This is the first in a series of posts about the basics of what a novel is, should be, or can be.
According to Dictionary.com:
A novel is a fictitious prose narrative of book length, typically representing character and action with some degree of realism. The word is derived Italian, originally meaning ‘new kind of story’.
In the publication industry, a novel must be at least 50,000 words long. Anything shorter is a novella, chapter book, or short story, depending on length. Betterstorytelling.net defines the breakdown as follows:
Short-short stories are under 2,500 words. (also known as flash fiction)
Short stories can range from 2,500 to 7,500 words.
Novellettes are from 7,500 to 20,000 words.
Novellas are from 20,000 to 50,000 words.
Novels are from 70,000 to 90,000 words. (though in some genres, it can be much longer.)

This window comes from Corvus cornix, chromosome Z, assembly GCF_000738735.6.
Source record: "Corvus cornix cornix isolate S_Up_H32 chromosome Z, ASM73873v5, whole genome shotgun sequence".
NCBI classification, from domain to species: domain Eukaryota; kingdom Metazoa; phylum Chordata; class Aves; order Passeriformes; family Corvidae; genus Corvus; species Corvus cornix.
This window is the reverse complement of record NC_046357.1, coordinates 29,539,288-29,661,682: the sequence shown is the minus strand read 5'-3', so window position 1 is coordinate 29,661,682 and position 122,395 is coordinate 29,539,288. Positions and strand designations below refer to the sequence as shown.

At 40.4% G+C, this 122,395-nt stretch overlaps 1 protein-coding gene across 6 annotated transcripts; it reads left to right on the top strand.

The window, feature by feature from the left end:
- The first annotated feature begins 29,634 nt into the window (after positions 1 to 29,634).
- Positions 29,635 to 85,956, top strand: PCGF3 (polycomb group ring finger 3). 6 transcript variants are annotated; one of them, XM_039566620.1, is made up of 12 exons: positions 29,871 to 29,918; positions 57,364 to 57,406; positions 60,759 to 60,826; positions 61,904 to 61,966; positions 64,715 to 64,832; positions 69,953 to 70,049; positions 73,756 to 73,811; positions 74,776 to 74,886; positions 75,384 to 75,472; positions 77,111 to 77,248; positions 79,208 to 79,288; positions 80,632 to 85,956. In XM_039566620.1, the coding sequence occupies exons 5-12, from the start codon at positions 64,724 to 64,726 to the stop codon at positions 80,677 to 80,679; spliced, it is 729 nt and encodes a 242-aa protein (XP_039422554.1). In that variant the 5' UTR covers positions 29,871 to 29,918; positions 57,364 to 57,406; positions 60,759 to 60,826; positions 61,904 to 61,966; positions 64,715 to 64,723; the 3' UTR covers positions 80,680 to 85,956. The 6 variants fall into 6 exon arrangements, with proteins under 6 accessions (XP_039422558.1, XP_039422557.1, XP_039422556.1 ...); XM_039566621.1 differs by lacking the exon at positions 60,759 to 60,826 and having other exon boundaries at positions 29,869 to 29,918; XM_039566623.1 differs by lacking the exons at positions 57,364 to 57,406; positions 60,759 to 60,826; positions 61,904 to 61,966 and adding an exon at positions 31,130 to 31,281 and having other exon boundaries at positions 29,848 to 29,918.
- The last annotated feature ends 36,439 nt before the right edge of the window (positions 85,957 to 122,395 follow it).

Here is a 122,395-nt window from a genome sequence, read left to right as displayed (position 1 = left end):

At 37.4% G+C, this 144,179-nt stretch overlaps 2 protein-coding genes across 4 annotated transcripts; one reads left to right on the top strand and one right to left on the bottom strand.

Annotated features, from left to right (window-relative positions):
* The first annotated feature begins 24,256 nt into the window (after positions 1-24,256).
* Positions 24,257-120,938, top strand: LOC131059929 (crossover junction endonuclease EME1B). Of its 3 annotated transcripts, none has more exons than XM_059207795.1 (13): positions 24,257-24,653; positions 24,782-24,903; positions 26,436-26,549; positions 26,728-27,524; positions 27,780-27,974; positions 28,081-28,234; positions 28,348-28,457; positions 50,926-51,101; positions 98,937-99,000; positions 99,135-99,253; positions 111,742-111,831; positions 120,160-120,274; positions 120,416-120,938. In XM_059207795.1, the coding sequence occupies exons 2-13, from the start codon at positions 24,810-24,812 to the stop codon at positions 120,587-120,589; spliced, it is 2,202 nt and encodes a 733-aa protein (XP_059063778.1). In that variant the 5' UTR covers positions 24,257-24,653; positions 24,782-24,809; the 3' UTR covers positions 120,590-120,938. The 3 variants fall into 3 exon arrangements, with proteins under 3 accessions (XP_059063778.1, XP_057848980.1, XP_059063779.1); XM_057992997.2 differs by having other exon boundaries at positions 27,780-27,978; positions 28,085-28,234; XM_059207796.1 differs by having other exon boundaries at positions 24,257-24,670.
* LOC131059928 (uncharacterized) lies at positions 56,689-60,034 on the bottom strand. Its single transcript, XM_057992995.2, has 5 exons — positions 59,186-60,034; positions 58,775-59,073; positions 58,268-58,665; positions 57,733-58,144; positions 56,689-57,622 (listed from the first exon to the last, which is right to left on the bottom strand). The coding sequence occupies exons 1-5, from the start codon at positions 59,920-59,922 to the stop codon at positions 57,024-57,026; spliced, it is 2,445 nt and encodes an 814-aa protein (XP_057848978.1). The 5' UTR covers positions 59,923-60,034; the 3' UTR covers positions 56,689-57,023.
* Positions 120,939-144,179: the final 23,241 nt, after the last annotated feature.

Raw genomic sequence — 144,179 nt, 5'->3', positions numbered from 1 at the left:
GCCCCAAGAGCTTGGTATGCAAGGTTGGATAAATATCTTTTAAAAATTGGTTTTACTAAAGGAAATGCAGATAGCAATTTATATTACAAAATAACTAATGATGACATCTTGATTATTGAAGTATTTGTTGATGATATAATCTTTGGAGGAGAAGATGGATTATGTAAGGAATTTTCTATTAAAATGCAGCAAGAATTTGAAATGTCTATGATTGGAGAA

Each of the three books in The Lord of the Rings trilogy are over 134,000 words, and J.R.R. Tolkien intended them to be released in one book, which would have been over 450,000 words. Ultimately the upper limit is only defined by what you are able to sell. The last books in the Harry Potter and Twilight series both approached 200,000 words and sold quite well.
To a new author, a novel can seem like insurmountable task which they will never complete. This blog is dedicated to helping authors of all experience levels conquer this mountain, and come out with something worthy of the time put into it.
Before you can set a word length goal for your novel, you need to understand the genre of your work. In future posts I will be giving a brief overview of each genre, including commercial expectations of book length, subject matter, and if I can find it, marketability prospects.